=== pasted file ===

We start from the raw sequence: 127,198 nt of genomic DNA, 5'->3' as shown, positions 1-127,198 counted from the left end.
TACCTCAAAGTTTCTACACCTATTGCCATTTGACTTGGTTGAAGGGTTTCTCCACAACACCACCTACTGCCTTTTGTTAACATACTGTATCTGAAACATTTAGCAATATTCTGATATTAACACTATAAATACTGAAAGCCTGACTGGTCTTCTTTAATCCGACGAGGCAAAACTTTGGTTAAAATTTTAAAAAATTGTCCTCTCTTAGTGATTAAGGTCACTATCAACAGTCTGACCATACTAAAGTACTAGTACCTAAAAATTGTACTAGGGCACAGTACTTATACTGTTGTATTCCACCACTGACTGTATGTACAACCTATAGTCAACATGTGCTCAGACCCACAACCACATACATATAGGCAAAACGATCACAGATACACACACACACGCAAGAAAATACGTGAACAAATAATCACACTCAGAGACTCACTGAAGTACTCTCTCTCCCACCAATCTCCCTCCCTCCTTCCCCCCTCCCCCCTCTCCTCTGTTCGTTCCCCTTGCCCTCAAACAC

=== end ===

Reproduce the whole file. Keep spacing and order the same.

We start from the raw sequence: 127,198 nt of genomic DNA, 5'->3' as shown, positions 1-127,198 counted from the left end.
TACCTCAAAGTTTCTACACCTATTGCCATTTGACTTGGTTGAAGGGTTTCTCCACAACACCACCTACTGCCTTTTGTTAACATACTGTATCTGAAACATTTAGCAATATTCTGATATTAACACTATAAATACTGAAAGCCTGACTGGTCTTCTTTAATCCGACGAGGCAAAACTTTGGTTAAAATTTTAAAAAATTGTCCTCTCTTAGTGATTAAGGTCACTATCAACAGTCTGACCATACTAAAGTACTAGTACCTAAAAATTGTACTAGGGCACAGTACTTATACTGTTGTATTCCACCACTGACTGTATGTACAACCTATAGTCAACATGTGCTCAGACCCACAACCACATACATATAGGCAAAACGATCACAGATACACACACACACGCAAGAAAATACGTGAACAAATAATCACACTCAGAGACTCACTGAAGTACTCTCTCTCCCACCAATCTCCCTCCCTCCTTCCCCCCTCCCCCCTCTCCTCTGTTCGTTCCCCTTGCCCTCAAACAC